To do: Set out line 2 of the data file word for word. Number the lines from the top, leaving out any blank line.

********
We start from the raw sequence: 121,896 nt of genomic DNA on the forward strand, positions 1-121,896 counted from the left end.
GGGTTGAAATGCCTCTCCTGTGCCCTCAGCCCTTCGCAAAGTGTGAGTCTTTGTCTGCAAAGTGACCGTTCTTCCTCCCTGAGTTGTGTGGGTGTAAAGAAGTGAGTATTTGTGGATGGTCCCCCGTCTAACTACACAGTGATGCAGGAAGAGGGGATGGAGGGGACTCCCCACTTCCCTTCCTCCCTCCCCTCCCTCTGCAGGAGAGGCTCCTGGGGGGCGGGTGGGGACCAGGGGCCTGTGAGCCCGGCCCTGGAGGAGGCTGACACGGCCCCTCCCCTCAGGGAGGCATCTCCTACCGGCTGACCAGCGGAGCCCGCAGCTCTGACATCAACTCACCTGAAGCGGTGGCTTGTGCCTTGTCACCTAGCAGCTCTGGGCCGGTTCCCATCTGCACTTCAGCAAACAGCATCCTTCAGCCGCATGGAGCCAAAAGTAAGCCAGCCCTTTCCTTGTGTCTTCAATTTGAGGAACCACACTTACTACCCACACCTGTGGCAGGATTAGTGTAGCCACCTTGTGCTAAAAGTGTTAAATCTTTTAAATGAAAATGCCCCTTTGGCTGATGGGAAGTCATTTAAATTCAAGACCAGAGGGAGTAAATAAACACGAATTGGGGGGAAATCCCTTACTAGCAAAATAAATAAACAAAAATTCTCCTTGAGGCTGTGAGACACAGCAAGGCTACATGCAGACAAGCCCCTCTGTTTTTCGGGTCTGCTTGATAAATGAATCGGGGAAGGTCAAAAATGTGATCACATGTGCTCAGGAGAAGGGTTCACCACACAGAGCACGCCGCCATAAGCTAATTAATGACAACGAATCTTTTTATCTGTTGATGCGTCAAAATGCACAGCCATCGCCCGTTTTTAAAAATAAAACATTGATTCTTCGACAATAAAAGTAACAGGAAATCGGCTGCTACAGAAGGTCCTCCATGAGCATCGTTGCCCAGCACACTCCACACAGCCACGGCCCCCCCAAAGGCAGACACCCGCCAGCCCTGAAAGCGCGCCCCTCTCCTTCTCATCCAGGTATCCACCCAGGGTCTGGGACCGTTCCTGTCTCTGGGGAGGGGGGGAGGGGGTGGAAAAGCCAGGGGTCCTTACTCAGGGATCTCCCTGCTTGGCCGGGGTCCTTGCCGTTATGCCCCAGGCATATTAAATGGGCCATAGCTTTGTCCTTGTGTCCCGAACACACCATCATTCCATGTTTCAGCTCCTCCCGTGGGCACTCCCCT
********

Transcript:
GGGTTGAAATGCCTCTCCTGTGCCCTCAGCCCTTCGCAAAGTGTGAGTCTTTGTCTGCAAAGTGACCGTTCTTCCTCCCTGAGTTGTGTGGGTGTAAAGAAGTGAGTATTTGTGGATGGTCCCCCGTCTAACTACACAGTGATGCAGGAAGAGGGGATGGAGGGGACTCCCCACTTCCCTTCCTCCCTCCCCTCCCTCTGCAGGAGAGGCTCCTGGGGGGCGGGTGGGGACCAGGGGCCTGTGAGCCCGGCCCTGGAGGAGGCTGACACGGCCCCTCCCCTCAGGGAGGCATCTCCTACCGGCTGACCAGCGGAGCCCGCAGCTCTGACATCAACTCACCTGAAGCGGTGGCTTGTGCCTTGTCACCTAGCAGCTCTGGGCCGGTTCCCATCTGCACTTCAGCAAACAGCATCCTTCAGCCGCATGGAGCCAAAAGTAAGCCAGCCCTTTCCTTGTGTCTTCAATTTGAGGAACCACACTTACTACCCACACCTGTGGCAGGATTAGTGTAGCCACCTTGTGCTAAAAGTGTTAAATCTTTTAAATGAAAATGCCCCTTTGGCTGATGGGAAGTCATTTAAATTCAAGACCAGAGGGAGTAAATAAACACGAATTGGGGGGAAATCCCTTACTAGCAAAATAAATAAACAAAAATTCTCCTTGAGGCTGTGAGACACAGCAAGGCTACATGCAGACAAGCCCCTCTGTTTTTCGGGTCTGCTTGATAAATGAATCGGGGAAGGTCAAAAATGTGATCACATGTGCTCAGGAGAAGGGTTCACCACACAGAGCACGCCGCCATAAGCTAATTAATGACAACGAATCTTTTTATCTGTTGATGCGTCAAAATGCACAGCCATCGCCCGTTTTTAAAAATAAAACATTGATTCTTCGACAATAAAAGTAACAGGAAATCGGCTGCTACAGAAGGTCCTCCATGAGCATCGTTGCCCAGCACACTCCACACAGCCACGGCCCCCCCAAAGGCAGACACCCGCCAGCCCTGAAAGCGCGCCCCTCTCCTTCTCATCCAGGTATCCACCCAGGGTCTGGGACCGTTCCTGTCTCTGGGGAGGGGGGGAGGGGGTGGAAAAGCCAGGGGTCCTTACTCAGGGATCTCCCTGCTTGGCCGGGGTCCTTGCCGTTATGCCCCAGGCATATTAAATGGGCCATAGCTTTGTCCTTGTGTCCCGAACACACCATCATTCCATGTTTCAGCTCCTCCCGTGGGCACTCCCCT